The government pays for billions of dollars of scientific research every year, using taxpayer funds. Most people don’t know anything about how the government decides how to spend the money. Unlike just about every other government program’s budget, spending decisions are not made based on political priorities or in backroom negotiations with powerful senators and congressmen. The key to the system is called “peer review,” which means that each researcher’s grant proposal is examined by other researchers who are experts in the same area. At the National Science Foundation, several times each year they fly researchers to Washington, DC from all over the country, put them in a room that’s wired with networked computers, and ask them to collaborate to select the best research proposals.
I’ve participated in several of these review panels, and I’m fascinated by the collaborative dynamics of these groups. In them, you find both the pitfalls of groupthink as well as the power of group genius. And with just a little redesign, I think these groups could make even better decisions about how to spend the money.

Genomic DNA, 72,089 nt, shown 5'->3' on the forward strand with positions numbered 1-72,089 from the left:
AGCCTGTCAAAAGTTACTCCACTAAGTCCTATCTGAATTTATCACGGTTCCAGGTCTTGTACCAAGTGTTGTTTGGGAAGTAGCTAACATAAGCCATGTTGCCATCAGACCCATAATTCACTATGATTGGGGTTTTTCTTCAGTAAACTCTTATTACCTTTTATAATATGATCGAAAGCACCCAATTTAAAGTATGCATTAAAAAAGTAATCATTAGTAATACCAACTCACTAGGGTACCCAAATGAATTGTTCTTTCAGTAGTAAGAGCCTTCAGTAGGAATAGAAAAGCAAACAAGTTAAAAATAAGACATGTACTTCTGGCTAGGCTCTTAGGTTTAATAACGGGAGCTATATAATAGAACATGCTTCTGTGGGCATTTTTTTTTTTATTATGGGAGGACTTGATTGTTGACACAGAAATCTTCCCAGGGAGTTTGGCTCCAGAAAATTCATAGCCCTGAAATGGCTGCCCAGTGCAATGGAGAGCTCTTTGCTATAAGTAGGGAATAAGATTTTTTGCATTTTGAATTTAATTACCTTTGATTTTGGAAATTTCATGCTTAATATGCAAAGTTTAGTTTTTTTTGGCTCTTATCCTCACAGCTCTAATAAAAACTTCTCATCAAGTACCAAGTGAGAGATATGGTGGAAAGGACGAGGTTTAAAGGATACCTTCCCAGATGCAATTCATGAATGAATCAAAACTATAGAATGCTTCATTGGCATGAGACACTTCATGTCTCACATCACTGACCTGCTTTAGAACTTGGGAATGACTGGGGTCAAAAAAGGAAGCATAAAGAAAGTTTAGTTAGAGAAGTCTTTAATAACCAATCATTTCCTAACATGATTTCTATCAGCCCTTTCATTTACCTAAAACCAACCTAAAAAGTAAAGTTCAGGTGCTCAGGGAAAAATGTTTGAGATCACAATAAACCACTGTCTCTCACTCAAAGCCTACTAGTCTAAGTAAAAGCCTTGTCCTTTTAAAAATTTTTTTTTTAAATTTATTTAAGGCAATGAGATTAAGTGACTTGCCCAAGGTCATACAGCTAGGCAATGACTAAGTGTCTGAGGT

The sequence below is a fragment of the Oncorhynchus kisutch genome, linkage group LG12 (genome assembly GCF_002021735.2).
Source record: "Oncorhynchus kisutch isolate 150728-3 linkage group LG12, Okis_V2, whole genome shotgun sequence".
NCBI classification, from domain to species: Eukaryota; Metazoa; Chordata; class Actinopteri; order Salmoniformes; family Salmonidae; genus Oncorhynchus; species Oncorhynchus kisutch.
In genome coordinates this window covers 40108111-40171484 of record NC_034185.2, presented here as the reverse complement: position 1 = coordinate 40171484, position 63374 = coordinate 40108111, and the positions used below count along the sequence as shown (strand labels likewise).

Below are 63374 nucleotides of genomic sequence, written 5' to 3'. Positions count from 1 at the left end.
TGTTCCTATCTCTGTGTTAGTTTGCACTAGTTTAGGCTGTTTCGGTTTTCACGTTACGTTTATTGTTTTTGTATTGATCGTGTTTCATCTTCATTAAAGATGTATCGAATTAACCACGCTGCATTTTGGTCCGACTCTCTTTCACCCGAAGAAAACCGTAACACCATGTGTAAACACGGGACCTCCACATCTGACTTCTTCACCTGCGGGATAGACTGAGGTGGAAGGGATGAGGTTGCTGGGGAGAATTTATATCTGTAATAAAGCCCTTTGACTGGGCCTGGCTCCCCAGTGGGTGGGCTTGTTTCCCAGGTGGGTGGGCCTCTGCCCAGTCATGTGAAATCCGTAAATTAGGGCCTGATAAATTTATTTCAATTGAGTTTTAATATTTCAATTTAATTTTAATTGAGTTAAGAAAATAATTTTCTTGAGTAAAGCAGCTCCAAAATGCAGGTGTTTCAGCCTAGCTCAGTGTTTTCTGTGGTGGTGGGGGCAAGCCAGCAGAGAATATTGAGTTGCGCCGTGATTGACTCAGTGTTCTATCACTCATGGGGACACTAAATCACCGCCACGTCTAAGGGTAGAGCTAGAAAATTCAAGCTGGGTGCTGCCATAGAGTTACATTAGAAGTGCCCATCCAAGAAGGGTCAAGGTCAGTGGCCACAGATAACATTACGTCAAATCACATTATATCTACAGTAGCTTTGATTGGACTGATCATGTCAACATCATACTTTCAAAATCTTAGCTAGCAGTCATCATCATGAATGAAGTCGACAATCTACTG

Basically, eight senior scholars read ten 80-page proposals back at home, and then fly to NSF headquarters in Arlington, Virginia to sit in a room with each other for two days. We discuss each proposal for about 30 minutes, and then enter our decision into a special computer system. Some aspects of this process are consistent with group research; for example, it’s a good idea for everyone to think about the proposals alone, before coming together. But with just a few more of the right structures, these groups could avoid the many problems associated with group decision making. For example, researchers have long known that if a group starts with a mild consensus, then talks for a while, each person will end up with even stronger opinions than when they started. In other words, if each scientist likes a proposal a little bit, and they spend 30 minutes talking about it, they’re likely to end up liking the proposal even more. Researchers also know that if everyone shares the same opinion, except for one person, that loner will typically moderate their stance to “get along” with the rest of the group.
Every group faces these problems; but because so few people are aware of the science of group genius, managers don’t put in place the simple structures that improve group decision making.